Original Research ARTICLE
The impact of grammar on mentalizing: A training study including children with Autism Spectrum Disorder and Developmental Language Disorder
- 1Université de Genève, Switzerland
- 2Université Grenoble Alpes, France
- 3Smith College, United States
- 4Université de Fribourg, Switzerland
Training on complements in English, German and Mandarin has been reported to trigger improvements on both complements and Theory of Mind (ToM), with typically developing (TD) pre-schoolers on the verge of developing these skills (Hale & Tager-Flusberg, 2003; Lohmann & Tomasello, 2003; Shuliang, Yanjie, & Sabbagh, 2014). In the current study, we build on the idea that increasing mastery of complementation holds the promise of enhancing ToM, and seek (i) to replicate the positive effects observed in previous work for this effect in French-speaking TD children, and (ii) to pilot extending this to clinical children, more specifically those with Autism Spectrum Disorders (ASD) and Developmental Language Disorders (DLD), through exploring whether improvement in the latter, clinical groups follows that of the TD group. Sixty children with Theory of Mind (ToM) difficulties, 16 with Autism Spectrum Disorder (ASD) (aged 5;6 to 11;8), 20 with Developmental Language Disorder (DLD) (aged 4;8 to 9;0) and 24 typically developing children aged (2;9 to 5;3 years), participated in a 4-week training program. Half received training targeting sentential complements and half received a control training targeting lexical skills. Complementation training, but not lexical training, led to a significant direct increase in complements, and also had the indirect effect of significantly boosting belief reasoning. TD and clinical groups followed the same patterns of performance. These results confirm previous findings for TD, and further suggest promising new directions for therapeutic programs addressing ToM delays in populations of different aetiologies, namely the incorporation of a motivating training on complementation.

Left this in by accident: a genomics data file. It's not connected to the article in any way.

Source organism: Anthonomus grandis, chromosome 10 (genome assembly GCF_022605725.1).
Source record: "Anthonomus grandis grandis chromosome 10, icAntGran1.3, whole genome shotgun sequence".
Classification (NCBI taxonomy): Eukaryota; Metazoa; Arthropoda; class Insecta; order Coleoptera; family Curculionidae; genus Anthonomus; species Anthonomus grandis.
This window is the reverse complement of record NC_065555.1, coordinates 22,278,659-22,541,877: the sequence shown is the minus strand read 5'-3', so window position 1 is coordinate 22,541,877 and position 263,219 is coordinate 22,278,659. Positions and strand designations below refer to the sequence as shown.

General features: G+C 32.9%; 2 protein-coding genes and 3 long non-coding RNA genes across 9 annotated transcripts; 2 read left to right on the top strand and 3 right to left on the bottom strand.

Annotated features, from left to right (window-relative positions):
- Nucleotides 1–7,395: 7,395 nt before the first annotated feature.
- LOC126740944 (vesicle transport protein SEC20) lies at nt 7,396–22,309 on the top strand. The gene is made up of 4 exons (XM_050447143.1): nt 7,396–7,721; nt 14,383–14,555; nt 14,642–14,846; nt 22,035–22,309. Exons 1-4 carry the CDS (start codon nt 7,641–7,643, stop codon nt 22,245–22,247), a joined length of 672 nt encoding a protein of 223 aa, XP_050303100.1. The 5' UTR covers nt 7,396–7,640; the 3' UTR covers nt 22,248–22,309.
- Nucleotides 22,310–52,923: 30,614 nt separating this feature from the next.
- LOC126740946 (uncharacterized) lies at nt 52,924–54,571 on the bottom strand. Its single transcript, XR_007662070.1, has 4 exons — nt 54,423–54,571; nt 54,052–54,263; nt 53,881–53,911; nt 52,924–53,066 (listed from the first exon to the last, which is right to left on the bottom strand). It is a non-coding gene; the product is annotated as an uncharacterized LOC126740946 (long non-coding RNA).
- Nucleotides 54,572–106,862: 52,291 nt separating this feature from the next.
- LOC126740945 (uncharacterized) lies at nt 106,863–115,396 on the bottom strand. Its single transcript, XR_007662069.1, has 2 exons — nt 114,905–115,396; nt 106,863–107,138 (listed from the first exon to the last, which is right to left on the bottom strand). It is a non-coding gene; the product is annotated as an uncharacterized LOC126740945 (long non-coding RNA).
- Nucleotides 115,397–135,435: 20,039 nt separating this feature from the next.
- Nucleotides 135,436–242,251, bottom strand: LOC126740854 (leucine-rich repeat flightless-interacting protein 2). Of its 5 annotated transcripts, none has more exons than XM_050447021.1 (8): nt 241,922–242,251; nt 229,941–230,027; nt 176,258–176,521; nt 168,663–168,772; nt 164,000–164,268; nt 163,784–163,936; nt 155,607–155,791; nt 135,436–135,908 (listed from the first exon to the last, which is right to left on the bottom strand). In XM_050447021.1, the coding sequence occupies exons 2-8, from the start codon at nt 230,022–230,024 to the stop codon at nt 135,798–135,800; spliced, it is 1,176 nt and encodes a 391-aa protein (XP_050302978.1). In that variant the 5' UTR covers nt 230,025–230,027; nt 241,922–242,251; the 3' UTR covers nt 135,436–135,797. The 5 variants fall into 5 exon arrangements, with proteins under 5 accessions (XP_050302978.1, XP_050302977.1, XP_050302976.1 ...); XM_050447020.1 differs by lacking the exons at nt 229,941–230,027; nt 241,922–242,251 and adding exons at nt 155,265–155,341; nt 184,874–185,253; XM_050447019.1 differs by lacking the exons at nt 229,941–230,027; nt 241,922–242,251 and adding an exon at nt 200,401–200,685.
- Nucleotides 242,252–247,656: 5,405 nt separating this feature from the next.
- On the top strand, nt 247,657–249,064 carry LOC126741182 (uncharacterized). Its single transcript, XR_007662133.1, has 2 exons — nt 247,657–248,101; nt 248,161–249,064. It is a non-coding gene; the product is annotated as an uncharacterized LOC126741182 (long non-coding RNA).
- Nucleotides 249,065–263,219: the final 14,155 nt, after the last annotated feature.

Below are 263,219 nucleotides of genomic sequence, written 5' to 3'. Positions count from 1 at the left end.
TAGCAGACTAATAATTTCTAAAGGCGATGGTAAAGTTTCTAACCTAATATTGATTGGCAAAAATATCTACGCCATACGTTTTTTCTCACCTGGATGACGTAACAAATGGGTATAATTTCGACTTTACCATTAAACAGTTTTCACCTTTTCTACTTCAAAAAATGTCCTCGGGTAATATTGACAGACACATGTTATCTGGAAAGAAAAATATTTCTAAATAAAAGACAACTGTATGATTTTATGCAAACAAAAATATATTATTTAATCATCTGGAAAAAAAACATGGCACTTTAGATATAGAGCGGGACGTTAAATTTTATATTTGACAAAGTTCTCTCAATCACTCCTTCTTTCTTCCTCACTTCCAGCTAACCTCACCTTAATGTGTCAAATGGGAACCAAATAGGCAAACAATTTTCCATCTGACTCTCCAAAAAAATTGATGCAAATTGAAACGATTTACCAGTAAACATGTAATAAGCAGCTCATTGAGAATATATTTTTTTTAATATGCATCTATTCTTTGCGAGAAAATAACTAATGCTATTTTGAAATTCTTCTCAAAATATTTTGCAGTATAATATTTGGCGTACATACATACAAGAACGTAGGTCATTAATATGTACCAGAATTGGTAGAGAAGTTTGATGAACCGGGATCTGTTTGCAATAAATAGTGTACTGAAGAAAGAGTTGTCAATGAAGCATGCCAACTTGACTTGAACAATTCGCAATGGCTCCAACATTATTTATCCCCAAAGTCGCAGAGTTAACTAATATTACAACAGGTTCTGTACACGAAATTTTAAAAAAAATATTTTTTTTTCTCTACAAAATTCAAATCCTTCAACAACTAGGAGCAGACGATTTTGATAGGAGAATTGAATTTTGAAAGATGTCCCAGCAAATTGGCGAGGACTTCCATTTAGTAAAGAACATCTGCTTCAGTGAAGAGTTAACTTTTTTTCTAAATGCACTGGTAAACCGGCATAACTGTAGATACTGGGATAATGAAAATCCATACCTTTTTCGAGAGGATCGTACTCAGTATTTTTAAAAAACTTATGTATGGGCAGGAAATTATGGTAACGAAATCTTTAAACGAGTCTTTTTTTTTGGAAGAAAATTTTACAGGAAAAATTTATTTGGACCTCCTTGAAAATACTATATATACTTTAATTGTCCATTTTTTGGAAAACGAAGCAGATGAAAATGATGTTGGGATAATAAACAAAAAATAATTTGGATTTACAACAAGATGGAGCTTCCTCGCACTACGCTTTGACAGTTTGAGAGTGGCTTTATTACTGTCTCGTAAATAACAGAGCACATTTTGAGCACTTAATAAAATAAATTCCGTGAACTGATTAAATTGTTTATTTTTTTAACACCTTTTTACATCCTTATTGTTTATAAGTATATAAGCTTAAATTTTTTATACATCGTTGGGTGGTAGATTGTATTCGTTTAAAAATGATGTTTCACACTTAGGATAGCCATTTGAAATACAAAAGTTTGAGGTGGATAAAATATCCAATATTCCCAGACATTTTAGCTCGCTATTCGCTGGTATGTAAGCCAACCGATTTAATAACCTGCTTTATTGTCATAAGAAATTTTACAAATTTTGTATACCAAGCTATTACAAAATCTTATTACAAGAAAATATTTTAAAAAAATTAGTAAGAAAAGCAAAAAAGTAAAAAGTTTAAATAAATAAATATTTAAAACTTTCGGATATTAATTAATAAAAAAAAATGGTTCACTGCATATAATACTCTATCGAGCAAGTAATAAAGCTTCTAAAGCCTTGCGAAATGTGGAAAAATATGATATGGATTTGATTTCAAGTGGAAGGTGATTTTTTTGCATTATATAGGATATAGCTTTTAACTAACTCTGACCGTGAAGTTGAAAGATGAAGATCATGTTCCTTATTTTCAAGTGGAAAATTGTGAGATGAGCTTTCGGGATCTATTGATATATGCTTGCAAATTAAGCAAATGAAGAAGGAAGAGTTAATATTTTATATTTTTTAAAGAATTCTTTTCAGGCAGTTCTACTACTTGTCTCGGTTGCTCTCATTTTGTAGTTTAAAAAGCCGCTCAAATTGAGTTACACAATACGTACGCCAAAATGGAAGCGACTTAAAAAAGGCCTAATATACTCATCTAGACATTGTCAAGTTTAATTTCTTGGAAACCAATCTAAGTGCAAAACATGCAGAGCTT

Keywords: Autism Spectrum Disoder, developmental language disorder (DLD), theory of mind (ToM), Sentential complements, training program
Received: 02 May 2019;
Accepted: 21 Oct 2019.
Copyright: © 2019 Durrleman, Burnel, De Villiers, Thommen and Delage. This is an open-access article distributed under the terms of the Creative Commons Attribution License (CC BY). The use, distribution or reproduction in other forums is permitted, provided the original author(s) and the copyright owner(s) are credited and that the original publication in this journal is cited, in accordance with accepted academic practice. No use, distribution or reproduction is permitted which does not comply with these terms.
* Correspondence: Mx. Stephanie Durrleman, Université de Genève, Geneva, Switzerland, email@example.com